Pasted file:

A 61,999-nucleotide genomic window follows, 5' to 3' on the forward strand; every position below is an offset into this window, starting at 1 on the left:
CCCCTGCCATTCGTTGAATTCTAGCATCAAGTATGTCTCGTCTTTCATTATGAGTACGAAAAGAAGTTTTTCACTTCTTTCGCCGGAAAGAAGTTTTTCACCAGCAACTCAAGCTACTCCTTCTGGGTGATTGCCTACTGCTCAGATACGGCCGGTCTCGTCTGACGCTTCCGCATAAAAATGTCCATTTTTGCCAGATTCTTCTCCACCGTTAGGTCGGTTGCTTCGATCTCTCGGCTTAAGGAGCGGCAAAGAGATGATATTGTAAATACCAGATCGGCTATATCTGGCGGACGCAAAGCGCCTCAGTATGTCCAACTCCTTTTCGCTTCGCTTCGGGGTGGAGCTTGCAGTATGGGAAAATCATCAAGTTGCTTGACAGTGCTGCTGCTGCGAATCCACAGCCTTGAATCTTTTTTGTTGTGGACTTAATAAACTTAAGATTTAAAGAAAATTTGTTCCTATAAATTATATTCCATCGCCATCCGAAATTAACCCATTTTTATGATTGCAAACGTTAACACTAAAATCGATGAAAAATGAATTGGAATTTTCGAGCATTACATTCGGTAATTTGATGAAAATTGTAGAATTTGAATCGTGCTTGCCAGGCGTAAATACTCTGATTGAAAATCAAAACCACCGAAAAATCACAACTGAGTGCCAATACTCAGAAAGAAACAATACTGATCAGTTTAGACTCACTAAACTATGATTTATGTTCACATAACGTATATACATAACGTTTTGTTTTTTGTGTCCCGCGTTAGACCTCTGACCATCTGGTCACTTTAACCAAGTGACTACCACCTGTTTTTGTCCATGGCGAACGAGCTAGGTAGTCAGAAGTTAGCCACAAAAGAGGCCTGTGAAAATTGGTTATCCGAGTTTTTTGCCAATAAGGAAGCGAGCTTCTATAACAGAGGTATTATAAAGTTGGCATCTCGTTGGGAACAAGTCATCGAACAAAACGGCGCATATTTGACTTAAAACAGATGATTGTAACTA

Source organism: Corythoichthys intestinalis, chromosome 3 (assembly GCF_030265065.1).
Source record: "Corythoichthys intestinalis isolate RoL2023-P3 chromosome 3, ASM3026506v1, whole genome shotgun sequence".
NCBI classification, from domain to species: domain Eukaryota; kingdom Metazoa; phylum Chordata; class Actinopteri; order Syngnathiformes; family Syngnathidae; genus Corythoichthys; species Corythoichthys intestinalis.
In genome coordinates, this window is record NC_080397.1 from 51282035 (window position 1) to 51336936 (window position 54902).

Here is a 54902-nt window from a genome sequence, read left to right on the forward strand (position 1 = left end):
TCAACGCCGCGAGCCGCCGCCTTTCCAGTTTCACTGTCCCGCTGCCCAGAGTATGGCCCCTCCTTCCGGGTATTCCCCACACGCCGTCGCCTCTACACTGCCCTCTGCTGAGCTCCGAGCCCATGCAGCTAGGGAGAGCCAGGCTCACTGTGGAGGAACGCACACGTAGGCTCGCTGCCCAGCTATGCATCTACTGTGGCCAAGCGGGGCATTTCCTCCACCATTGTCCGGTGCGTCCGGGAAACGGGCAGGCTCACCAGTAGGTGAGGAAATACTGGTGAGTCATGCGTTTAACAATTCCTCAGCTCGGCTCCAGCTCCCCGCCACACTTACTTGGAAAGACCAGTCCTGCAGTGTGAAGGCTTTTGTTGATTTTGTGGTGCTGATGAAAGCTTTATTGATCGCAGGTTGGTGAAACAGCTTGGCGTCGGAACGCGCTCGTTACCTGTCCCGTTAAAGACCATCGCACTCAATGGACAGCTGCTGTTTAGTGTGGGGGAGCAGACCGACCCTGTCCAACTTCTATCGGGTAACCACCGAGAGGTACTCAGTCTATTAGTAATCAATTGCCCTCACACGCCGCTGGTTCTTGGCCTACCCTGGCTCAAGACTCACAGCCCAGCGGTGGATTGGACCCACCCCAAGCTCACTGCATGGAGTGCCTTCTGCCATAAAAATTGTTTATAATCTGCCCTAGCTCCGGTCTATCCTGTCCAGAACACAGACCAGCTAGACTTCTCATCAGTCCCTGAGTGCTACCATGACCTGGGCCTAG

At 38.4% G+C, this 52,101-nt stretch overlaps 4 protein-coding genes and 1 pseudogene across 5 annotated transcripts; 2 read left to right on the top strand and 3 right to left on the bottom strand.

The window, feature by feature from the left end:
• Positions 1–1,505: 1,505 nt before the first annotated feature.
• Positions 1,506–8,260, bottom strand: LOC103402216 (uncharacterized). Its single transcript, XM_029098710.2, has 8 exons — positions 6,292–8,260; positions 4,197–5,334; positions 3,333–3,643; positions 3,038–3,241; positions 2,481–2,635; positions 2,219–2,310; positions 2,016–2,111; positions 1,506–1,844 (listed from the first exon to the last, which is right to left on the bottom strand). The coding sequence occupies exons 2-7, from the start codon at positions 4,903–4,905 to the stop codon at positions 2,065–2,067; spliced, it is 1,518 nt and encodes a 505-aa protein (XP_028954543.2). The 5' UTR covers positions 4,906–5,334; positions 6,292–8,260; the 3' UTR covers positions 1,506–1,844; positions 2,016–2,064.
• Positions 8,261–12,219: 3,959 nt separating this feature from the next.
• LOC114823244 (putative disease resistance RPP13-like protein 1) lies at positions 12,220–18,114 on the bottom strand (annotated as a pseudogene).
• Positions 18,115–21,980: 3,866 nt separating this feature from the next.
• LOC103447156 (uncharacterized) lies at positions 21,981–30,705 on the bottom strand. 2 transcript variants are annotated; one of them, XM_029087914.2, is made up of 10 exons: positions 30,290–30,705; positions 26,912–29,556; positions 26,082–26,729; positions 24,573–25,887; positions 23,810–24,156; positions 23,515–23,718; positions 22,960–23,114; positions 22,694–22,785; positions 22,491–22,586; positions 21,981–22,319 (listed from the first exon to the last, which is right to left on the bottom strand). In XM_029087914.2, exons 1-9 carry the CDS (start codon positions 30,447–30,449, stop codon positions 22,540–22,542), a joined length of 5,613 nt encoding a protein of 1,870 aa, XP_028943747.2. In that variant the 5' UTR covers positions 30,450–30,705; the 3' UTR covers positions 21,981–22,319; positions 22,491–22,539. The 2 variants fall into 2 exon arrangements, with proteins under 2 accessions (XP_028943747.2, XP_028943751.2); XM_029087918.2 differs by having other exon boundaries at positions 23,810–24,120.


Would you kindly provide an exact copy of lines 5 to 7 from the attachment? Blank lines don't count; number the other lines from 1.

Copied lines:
NCBI classification, from domain to species: domain Eukaryota; kingdom Metazoa; phylum Chordata; class Actinopteri; order Syngnathiformes; family Syngnathidae; genus Corythoichthys; species Corythoichthys intestinalis.
In genome coordinates, this window is record NC_080397.1 from 51282035 (window position 1) to 51336936 (window position 54902).

Here is a 54902-nt window from a genome sequence, read left to right on the forward strand (position 1 = left end):